chris: Just to add to what has been said, the fact that you are having this type of problem at only four miles away from the transmitter can mean that its an aerial positioning problem, that is in the horizontal sense and not height, so try moving it a few feet either way in the loft whilst at the same time making sure its always pointing at 21 degrees, as indeed as was previously mentioned by Tim.

Try a signal strength / quality check on Mux Ch41 (BBC1) then the same on Ch44 (ITV1), as both of them should be very similar if the aerial is positioned correctly, a loft mount aerial generally being perfectly satisfactory at this distance (and further!) provided that no major obstructions exist between it and the transmitter.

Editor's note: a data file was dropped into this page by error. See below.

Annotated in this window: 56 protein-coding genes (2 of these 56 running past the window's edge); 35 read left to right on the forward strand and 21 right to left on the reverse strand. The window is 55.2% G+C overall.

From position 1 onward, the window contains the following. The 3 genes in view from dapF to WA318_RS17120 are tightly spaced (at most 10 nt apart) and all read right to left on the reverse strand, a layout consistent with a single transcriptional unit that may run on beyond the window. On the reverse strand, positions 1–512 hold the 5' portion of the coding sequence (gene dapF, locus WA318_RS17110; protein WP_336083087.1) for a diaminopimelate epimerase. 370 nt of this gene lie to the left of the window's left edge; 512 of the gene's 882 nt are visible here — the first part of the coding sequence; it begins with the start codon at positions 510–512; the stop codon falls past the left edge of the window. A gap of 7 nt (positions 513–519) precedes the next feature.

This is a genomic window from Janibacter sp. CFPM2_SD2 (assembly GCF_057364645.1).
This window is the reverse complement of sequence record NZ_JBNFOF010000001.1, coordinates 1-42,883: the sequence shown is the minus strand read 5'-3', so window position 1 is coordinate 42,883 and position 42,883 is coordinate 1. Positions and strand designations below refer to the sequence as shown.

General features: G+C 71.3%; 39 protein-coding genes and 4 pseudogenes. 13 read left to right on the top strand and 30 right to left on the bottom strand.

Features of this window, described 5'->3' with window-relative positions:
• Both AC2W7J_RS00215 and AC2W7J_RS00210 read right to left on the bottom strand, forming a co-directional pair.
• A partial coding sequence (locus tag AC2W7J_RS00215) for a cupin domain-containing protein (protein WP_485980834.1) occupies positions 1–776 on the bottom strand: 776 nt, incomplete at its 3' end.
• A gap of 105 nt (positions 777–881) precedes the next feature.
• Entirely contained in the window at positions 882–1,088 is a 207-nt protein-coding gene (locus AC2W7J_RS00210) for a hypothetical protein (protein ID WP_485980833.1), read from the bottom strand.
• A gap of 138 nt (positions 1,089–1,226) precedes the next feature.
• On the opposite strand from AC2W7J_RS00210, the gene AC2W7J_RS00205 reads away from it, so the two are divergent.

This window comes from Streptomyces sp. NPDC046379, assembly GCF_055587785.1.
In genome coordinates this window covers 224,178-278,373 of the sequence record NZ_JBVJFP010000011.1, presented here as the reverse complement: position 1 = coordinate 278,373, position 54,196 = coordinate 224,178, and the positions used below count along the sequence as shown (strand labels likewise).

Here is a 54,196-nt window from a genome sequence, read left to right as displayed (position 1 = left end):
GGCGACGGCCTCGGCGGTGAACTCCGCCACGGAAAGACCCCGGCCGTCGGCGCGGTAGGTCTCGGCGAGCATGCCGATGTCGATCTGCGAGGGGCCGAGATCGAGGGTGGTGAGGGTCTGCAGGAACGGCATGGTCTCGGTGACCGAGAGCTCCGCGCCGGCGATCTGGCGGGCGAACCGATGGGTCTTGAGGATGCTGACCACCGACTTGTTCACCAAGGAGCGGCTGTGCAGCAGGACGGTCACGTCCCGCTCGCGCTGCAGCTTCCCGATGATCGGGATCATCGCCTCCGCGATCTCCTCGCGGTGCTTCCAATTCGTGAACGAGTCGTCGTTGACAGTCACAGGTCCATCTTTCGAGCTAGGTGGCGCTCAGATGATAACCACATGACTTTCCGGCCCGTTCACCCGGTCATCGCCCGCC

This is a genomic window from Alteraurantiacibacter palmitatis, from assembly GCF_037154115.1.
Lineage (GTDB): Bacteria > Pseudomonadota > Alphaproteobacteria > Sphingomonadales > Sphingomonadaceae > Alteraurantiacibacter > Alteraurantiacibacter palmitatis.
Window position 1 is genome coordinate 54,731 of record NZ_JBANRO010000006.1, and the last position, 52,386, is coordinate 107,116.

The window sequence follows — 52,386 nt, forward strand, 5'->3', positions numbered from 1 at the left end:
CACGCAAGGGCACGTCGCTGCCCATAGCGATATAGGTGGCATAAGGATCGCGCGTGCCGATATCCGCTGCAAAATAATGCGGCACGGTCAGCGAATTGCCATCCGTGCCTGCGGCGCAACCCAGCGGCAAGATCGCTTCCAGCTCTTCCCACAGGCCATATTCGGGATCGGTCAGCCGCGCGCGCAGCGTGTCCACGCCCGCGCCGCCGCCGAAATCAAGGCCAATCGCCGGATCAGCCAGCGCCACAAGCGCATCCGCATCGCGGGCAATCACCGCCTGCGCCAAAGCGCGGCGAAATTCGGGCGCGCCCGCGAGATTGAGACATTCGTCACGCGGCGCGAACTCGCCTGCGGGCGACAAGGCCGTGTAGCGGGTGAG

Also make sure that the aerial isn't facing into a water tank, or even sitting along the side of one unless its about 4 feet away, or a little over a metre in metric terms. Another thing that can seriously reduce a loft aerials signal is if its correct alignment position means it facing through a number of adjoining properties walls.



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jb38's 7,179 posts GB
J
Jim F
sentiment_satisfiedSilver

10:30 PM

chris: You may have a short circuit on your coax (either at the aerial end or at the plug that goes into your TV).
Alternatively, your TV may have decided that the signal from SC is too high, and has tuned itself to The Wrekin. Do you have any programme numbers in the 800s? If so, these might correspond to the correct transmitter and give better reception.
Try checking the coax cable and make sure that the channels you are receiving have the correct UHF channel numbers corresponding to SC.

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Jim F's 141 posts GB